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I am new to both Redis and BookSleeve. I am evaluating whether I should use BookSleeve or ServiceStack.Redis.

ServiceStack seems much more staightforward but I like the idea of pipelining provided by BookSleeve.

I have Redis and BookSleeve running and getting and setting strings is a snap but I'm struggling to find examples of setting and getting a collection of objects such as my pocos.

public class MyType

IEnumerable<MyType> types = ....

How do I get and set these using BookSleeve?


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+1 since you managed to elicit exactly two answers form the creators of the two products. –  Oskar Austegard Aug 21 '13 at 20:41

2 Answers 2

up vote 1 down vote accepted

When using ServiceStack.Redis it's just a matter of:

var redisClient = new RedisClient();

Not sure what pipelining features you're looking for but you can create custom pipelined operations with ServiceStack.Redis's transactions API (which are always pipelined) or if you don't want the operations to execute within a transaction you can use Redis.CreatePipeline() - see these tests for some examples.

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Thank you. Now I know why there are more examples in the wild with ServiceStack.Redis and why it seems to be more widely adopted. I think it is a better fit for what I want to do. –  ChrisS Jan 27 '13 at 14:11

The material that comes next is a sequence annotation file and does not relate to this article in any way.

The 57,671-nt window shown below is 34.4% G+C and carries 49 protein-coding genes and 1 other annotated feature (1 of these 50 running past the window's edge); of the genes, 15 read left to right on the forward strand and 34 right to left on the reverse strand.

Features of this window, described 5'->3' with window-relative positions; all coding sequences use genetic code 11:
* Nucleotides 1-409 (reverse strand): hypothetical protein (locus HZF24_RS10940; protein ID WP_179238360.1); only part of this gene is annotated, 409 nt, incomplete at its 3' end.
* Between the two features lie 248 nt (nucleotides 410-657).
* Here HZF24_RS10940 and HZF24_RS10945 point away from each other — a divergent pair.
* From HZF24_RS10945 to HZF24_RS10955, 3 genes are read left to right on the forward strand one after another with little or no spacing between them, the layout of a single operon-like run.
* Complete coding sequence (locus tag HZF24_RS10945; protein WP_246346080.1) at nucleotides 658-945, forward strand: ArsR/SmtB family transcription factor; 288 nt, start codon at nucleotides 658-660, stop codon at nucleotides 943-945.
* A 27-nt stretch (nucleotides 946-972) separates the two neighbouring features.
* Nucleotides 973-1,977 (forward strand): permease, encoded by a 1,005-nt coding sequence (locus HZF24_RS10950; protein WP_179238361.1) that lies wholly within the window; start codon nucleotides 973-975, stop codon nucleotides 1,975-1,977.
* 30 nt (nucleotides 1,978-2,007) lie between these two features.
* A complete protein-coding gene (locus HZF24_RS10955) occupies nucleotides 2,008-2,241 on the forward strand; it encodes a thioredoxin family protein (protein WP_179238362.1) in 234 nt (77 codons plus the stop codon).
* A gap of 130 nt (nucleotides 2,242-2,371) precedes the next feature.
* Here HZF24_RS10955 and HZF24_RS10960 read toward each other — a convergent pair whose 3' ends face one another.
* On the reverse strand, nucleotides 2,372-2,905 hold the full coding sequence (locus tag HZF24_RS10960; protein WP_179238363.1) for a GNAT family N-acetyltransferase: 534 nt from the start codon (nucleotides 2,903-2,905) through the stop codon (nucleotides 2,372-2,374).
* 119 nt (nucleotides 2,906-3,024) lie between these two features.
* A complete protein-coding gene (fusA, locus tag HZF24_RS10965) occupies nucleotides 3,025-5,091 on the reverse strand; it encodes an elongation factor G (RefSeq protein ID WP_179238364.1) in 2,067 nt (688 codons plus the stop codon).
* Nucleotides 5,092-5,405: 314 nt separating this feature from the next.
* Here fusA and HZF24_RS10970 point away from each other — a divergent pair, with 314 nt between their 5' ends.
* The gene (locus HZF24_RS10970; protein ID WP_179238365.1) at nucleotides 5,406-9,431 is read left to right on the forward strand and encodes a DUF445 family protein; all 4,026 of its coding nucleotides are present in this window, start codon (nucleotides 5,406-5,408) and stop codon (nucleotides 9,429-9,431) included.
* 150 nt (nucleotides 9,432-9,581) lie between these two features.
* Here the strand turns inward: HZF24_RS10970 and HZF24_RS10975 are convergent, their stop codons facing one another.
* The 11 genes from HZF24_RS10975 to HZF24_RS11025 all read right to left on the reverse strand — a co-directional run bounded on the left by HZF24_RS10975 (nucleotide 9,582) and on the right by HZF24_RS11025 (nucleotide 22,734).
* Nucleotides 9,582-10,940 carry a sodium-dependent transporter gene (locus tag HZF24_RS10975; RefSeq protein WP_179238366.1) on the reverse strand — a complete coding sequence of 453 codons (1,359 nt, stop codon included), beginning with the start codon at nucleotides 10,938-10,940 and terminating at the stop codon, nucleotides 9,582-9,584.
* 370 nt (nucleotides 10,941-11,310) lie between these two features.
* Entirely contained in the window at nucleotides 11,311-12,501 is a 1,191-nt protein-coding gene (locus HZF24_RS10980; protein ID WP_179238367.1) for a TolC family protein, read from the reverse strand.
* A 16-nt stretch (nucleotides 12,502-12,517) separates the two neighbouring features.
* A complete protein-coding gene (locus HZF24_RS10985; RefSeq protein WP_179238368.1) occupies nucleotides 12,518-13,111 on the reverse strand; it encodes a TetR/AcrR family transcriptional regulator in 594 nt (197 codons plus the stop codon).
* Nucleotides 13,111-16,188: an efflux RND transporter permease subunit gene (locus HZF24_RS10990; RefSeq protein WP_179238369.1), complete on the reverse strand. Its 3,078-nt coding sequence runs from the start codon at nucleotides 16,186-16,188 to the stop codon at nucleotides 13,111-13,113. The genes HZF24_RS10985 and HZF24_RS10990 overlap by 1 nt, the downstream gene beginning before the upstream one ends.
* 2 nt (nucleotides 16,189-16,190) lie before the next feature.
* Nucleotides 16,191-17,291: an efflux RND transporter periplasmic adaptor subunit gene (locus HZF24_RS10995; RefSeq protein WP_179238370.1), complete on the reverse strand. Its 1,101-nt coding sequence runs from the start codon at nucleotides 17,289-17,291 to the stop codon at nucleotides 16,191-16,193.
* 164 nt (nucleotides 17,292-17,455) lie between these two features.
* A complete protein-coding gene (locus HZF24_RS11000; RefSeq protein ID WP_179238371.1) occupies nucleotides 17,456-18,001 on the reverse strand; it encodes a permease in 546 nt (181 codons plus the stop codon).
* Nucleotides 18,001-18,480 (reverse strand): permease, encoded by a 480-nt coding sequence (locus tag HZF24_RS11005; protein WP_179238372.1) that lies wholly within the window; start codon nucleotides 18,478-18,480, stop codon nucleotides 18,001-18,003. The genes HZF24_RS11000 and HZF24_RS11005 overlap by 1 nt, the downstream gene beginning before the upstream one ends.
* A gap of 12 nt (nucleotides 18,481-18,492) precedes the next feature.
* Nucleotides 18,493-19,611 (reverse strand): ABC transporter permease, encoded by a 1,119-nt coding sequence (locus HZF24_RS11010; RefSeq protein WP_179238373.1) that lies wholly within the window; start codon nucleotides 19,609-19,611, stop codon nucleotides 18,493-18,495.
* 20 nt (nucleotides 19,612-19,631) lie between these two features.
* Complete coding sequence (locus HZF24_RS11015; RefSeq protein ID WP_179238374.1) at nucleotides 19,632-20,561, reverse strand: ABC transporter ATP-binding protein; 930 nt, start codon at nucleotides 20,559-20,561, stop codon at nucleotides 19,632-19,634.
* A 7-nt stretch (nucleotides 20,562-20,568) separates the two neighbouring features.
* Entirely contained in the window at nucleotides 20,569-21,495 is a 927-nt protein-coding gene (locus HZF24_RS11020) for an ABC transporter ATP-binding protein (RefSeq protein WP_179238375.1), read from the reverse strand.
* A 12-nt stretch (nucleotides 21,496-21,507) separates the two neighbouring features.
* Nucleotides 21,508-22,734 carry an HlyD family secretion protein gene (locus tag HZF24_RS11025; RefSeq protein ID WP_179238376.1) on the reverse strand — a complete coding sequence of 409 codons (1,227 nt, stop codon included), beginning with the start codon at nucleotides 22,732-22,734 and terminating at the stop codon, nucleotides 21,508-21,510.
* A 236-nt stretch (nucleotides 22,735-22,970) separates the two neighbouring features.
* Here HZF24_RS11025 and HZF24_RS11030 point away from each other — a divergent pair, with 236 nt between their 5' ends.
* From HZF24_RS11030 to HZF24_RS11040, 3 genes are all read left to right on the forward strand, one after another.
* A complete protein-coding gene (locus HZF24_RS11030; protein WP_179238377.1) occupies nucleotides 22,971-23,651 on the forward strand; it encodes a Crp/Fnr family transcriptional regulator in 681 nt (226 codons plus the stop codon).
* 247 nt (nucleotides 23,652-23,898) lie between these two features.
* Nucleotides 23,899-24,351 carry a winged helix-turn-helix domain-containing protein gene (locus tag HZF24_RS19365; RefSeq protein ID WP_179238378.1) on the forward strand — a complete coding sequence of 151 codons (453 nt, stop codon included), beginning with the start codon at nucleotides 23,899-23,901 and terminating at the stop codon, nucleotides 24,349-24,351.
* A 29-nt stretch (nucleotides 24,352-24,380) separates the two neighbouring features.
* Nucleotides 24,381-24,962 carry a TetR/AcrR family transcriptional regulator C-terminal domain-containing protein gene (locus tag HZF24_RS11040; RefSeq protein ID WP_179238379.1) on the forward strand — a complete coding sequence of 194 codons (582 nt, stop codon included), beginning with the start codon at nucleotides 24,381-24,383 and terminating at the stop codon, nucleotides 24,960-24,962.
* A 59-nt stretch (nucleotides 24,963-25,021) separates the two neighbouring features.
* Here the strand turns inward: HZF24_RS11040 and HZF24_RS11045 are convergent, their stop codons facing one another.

BookSleeve exposes APIs to read/write strings and blobs (byte[]), but it does not force you down any particular serialization route, or dictate whether a collection should be stored as a single value, vs a list, etc.

Basically, with BookSleeve you would serialize separately, via any serializer that you fancy (XML, json, protobuf, whatever), and send that. This is usually only about 2 or 3 lines of code (often involving MemoryStream).

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I see... I was hoping it would offer a little more refinement than that. –  ChrisS Jan 27 '13 at 14:09
@Refinement that is like saying a coffee machine isn't refined because it doesn't keep your lettuce cold :) it isn't a serialization lib... –  Marc Gravell Jan 27 '13 at 20:45

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